A while back, I posted a list of GM resources. Earlier today, I updated it with some new content, something I’ll be doing whenever I find a resource worth adding.
This time, it was a resource dump from a fellow Reddit user on r/DnDBehindtheScreen (which if you’re not a part of, join).
The dump has loads resources, but my favorite upon first glance was http://www.lordbyng.net/inspiration/. It’s random generator that produces items (weapons, armor, or trinkets) that are magical but less powerful than a +1 item. You can choose if the items should have 1 or 2 magical properties, both of them very minor. Some of the effects are more powerful but only work a few times.
For example: Continue reading
First, you hear him. The clanging of thick metal armor shifts with each forceful step. The only sound louder than his steps is the “breathing.” Rhythmic and horrid, it’s a noise like strips of moist jerky rattling within a throat. Continue reading
[Image from Pixabay.com]
An ancient relic said to belong to a creature known as the Archdemon of Greed surfaced. According to legend, the Archdemon of Greed amassed an unspeakable amount of gold, relics, and other treasures. And if the uncovered relic is real, the rest could be as well… Continue reading
[Image from pixabay.com]
Player limitations can make players more creative and willing to try something new. But the players aren’t the only ones that can benefit from limitations, guidelines, or themes. So let’s talk about those for the GM! (If you’re not sure you can make a whole campaign off an idea, make it a limited campaign, about 4-8 games. If it works, you can keep it going)
[Yay! Thanks for the image, pixabay.com!]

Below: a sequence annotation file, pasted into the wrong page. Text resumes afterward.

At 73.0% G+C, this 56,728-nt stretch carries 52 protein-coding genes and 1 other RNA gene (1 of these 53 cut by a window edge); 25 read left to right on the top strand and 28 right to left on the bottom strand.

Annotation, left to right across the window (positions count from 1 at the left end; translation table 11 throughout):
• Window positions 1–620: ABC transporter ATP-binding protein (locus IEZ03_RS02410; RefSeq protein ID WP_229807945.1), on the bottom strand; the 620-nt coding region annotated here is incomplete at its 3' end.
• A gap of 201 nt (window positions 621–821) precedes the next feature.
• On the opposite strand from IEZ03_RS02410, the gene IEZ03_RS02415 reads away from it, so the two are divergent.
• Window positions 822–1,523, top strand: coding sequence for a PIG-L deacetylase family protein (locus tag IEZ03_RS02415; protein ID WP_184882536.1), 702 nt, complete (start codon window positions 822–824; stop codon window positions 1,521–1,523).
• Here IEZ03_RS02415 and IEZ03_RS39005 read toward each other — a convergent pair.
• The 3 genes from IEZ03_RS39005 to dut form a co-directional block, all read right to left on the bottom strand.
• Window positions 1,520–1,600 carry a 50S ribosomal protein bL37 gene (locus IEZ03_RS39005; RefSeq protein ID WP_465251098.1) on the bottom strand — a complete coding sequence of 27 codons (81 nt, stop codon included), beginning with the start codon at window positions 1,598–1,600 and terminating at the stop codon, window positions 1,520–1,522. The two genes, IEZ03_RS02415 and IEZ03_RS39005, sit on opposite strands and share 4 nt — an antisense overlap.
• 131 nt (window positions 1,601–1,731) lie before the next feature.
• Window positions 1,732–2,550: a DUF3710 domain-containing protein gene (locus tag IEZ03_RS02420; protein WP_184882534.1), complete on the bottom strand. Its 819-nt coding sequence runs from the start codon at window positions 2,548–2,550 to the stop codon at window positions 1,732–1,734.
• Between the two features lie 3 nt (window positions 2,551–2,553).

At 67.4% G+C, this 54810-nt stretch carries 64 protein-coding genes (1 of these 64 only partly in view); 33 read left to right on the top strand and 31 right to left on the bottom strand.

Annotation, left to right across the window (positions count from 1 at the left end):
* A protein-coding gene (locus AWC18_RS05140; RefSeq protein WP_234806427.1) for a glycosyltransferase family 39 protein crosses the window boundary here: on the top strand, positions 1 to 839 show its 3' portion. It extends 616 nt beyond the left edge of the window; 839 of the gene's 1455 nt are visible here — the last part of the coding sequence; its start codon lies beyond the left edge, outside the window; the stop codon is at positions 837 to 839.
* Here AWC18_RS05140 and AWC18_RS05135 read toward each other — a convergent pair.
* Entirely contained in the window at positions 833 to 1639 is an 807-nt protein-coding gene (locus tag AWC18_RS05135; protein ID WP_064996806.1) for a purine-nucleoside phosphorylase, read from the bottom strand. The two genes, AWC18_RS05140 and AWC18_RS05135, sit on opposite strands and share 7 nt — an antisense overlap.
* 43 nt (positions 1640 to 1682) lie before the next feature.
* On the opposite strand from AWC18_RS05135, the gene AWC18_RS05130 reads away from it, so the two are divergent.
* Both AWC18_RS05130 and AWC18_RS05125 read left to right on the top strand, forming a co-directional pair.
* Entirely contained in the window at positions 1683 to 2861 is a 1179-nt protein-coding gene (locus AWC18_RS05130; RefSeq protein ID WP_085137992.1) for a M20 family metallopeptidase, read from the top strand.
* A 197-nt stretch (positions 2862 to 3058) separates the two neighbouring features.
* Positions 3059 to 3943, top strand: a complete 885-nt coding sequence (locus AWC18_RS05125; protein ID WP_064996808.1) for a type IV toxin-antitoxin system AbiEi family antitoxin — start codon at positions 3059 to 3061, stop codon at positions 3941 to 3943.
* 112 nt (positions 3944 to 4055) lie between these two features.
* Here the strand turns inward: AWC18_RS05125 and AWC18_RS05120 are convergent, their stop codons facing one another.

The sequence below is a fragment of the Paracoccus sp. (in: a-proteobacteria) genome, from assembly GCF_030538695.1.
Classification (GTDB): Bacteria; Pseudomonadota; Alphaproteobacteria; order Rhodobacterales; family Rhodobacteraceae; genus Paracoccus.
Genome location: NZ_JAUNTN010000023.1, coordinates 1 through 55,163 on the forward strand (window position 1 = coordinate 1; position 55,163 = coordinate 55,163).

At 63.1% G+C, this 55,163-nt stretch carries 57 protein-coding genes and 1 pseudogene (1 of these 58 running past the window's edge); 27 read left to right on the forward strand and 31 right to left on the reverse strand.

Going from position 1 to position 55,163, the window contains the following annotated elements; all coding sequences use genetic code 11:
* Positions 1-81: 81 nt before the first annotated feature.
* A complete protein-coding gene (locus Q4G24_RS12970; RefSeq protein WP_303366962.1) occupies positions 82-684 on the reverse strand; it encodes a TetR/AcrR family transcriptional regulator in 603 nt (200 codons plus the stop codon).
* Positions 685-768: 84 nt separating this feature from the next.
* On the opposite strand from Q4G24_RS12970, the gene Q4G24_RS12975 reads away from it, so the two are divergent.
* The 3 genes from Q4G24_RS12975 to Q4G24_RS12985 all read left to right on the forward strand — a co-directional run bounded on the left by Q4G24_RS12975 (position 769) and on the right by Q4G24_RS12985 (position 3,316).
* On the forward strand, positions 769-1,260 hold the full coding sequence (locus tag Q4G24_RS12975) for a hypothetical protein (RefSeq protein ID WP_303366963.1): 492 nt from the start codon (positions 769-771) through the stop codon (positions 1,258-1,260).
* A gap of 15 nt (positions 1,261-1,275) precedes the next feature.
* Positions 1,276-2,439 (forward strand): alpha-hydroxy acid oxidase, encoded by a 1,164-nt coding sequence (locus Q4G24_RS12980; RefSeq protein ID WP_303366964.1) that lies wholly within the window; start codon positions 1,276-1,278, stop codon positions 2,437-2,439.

Limitation cultivates creativity. You can find different quotes like that from loads of sources regarding everything from business to art. It can also work for RPG parties. By placing some limitations on the party before character creation, you can all experience something different and fun. You can do this for a regular length campaign, or if you’re not sure how the group will react, you can try it as a campaign with a set length (perhaps 4-8 games). And if they like it, you can keep going.
[Thanks for the image, pixabay.com!]
As a game master, a lot of weight rests on your shoulders. You need to preplan some stories and events to give life and motivation to the world. That world needs to feel larger than the players but also needs to feel accessible. You have to have interesting and fun events happen, both expected and unexpected. You have to be able to improvise or completely alter your plans if the players do something fair but unpredictable. But if you have too little planned or have no story with your events, everything can lose its gravity and feel unfulfilling. Plus you have to come up with names for NPCs, taverns, towns, guilds, groups, religions and maybe even monsters and deities.